Star Wars III The Revenge of the Sith

Twenty three years later, we have our answer. We now know how Anakin Skywalker became Darth Vader. I wish I could be more excited about it, but Star Wars has never been at the center of my geeky affections. Oh sure, I loved the first one and was at the first showings of Empire and Jedi, but in 1977 when this all started, I was 17, too old to be that influenced by it. Star Trek, which I had found a few years earlier, is closer to my heart.

Nevertheless, I am a geek and since The Phantom Menace came out, I have devoted a great deal of thought as to what has gone wrong with the franchise. The disillusionment actually began with Return of the Jedi and those awful Ewoks. That was the first indication that George Lucas cares more about his merchandising profits than his stories. I think at some point, Lucas decided that kids buy more toys, and Star Wars should be for them. The promised darker tone for the prequel trilogy never really materialized. Phantom Menace is a children’s story; Attack of the Clones stretches to include young adults and Revenge of the Sith…well, lets just say that if Lucus hadn’t begged for a PG-13 rating, he’d have never gotten it. The violence is comic book. There’s no sex or bad language.

It’s not that Revenge of the Sith is bad. It’s easily better than Phantom Menace and Attack of the Clones but that’s not saying much. It is not, however, better than Jedi, despite what some other critics are saying. That says a lot about this age of sadly diminished expectations for Star Wars.

Let me point to some good things about Revenge of the Sith first. Star Wars has always been about the visuals, and this one is no less spectacular. There is a look to the architecture and costumes of these films, that while borrowed from from Earth cultures, is pure Star Wars. The effects with a few execptions are state of the art. The only problem is that they are so prevelent and overwhealming that it’s a little numbing. Remember the awe we felt during the chase through the asteroid belt in Empire? This whole film is better technically than that, but there’s nothing with that impact in Revenge of the Sith, simply because we are bombarded with great images throughout the film. Also the scenes in the river of lava do look cheesy. I noticed the same thing in Lord of the Rings. Lava seems to be a problem for the computer graphics animators, especially when combining it with real actors. They had a similar problem with water a few years ago. Maybe when they get lava perfected, Lucas will go back and fix these shots.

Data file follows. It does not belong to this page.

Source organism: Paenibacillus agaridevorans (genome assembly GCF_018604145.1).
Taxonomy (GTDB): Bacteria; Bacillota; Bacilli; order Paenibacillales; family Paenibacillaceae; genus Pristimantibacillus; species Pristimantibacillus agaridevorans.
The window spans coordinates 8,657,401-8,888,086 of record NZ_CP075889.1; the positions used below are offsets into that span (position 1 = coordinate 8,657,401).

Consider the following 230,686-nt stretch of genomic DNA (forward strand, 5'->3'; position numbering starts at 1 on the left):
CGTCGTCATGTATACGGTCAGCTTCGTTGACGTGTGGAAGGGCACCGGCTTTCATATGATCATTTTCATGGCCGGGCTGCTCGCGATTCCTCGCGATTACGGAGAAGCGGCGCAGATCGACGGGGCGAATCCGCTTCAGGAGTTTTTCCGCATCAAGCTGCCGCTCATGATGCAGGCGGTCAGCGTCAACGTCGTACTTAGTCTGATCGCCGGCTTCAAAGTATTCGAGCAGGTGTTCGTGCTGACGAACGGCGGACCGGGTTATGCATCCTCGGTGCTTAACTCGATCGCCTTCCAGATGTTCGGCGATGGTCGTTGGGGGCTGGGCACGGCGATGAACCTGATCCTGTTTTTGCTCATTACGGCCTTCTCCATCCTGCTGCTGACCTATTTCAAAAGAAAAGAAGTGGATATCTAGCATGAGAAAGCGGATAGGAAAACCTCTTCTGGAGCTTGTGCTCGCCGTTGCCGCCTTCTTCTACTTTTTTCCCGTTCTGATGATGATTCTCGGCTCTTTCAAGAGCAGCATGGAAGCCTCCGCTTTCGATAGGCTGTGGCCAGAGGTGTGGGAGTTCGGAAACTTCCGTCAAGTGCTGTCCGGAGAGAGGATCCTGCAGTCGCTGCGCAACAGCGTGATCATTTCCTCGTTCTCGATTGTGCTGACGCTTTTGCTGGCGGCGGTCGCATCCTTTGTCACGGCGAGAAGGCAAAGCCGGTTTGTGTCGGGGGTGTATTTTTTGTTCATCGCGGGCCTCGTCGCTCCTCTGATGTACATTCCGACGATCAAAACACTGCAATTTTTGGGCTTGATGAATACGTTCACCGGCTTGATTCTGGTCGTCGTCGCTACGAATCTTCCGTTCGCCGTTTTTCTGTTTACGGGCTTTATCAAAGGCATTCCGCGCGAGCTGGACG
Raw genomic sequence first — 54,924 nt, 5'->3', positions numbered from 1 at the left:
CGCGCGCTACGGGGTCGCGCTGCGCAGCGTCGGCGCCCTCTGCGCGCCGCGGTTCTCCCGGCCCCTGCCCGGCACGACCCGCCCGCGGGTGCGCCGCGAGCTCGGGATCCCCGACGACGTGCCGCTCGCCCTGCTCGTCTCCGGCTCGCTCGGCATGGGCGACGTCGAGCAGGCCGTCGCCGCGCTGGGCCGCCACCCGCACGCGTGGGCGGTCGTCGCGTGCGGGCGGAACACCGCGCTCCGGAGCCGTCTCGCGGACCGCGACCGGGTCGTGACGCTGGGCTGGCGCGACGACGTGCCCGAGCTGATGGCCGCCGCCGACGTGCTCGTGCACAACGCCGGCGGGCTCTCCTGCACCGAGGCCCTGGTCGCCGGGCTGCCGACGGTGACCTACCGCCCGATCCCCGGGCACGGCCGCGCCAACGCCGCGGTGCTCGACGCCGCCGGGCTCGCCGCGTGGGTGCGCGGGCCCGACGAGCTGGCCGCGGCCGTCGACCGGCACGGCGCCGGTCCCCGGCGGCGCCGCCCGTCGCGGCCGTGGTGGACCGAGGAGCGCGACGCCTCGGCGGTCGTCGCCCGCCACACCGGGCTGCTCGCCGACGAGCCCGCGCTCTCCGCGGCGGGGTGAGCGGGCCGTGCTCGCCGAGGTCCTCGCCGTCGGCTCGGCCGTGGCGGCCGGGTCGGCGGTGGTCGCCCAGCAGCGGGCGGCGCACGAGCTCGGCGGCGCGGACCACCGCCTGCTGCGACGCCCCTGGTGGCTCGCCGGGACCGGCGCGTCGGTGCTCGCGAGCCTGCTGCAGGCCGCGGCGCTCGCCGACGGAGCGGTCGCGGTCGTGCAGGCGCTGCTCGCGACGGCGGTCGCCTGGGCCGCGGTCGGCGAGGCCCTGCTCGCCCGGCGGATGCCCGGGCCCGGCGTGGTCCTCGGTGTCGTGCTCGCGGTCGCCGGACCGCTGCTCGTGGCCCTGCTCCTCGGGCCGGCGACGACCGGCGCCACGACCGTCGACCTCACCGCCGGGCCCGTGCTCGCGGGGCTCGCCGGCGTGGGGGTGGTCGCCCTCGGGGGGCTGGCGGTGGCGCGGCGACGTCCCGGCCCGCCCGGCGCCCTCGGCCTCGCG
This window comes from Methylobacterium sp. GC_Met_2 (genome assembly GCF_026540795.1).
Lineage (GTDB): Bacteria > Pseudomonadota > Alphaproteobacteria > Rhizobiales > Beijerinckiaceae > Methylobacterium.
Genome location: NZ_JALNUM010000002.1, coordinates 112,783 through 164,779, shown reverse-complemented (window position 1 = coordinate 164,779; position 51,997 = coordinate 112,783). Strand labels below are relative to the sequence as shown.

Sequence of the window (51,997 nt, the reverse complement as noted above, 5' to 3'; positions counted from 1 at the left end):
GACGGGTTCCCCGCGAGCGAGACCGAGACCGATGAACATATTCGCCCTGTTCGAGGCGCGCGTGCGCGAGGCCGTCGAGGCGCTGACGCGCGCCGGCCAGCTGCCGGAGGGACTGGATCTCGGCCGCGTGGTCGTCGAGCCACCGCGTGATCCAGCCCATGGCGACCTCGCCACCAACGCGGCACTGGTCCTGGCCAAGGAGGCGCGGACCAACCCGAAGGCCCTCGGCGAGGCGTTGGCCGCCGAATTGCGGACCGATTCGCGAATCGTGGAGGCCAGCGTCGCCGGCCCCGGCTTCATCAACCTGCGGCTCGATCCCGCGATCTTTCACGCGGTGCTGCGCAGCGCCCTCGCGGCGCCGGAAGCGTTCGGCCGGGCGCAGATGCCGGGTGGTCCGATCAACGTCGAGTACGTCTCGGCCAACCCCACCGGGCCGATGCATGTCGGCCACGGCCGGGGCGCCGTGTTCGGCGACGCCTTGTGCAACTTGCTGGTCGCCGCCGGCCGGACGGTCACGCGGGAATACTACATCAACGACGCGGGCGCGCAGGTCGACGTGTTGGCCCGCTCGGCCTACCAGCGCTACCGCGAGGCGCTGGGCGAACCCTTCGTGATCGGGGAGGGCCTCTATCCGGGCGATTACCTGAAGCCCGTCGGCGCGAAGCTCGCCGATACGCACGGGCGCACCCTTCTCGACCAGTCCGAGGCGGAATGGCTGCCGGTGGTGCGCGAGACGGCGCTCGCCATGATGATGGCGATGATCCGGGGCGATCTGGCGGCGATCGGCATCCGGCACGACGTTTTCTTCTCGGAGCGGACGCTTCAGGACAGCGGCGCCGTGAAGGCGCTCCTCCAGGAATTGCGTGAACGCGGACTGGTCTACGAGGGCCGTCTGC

What he won’t be able to fix in a few years is the acting and the dialog, both of which are atrocious. Now if you’ve seen a cast list for American Graffiti, you know that Lucas has an eye for talent. He just can’t direct it. This is a story that hinges on Anakin’s decision to go to the dark side, which in turn, hinges on his love for Padme. That moment has zero emotional impact because over two films Hayden Christensen and Natalie Portman have never developed an ounce of romantic chemistry.

And George Lucas cannot write dialog. Congress should pass a law banning him from trying. I’m certain the Supreme Court will uphold it, especially if you screened this movie for them.

So, back to the question: what went wrong? The easy answer is ego. George Lucas makes the early Hollywood studio moghuls look about as powerful as mail room clerks, and nobody is going to tell him when he makes a mistake, especially with Star Wars. But I think it’s more complicated than that. What Lucas has wanted to do from the beginning is to recreate early movie serials with modern effects. Bad dialog and acting were staples of those serials. So this may all be a choice. If so, it’s a bad one. Why update just one aspect? If you go to the trouble of hiring A list actors, why not let them ply their trade to the best of their ability? Why not hire screenwriters who can write ringing dialog worthy of the scope of the narrative?

Don’t get me wrong. Star Wars is a monumental creative acheivement, and my voice joins the chorus of those who say George Lucas is a genius. But I think that in the future, most people will only talk about how much better Star Wars could have been.


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May 2005
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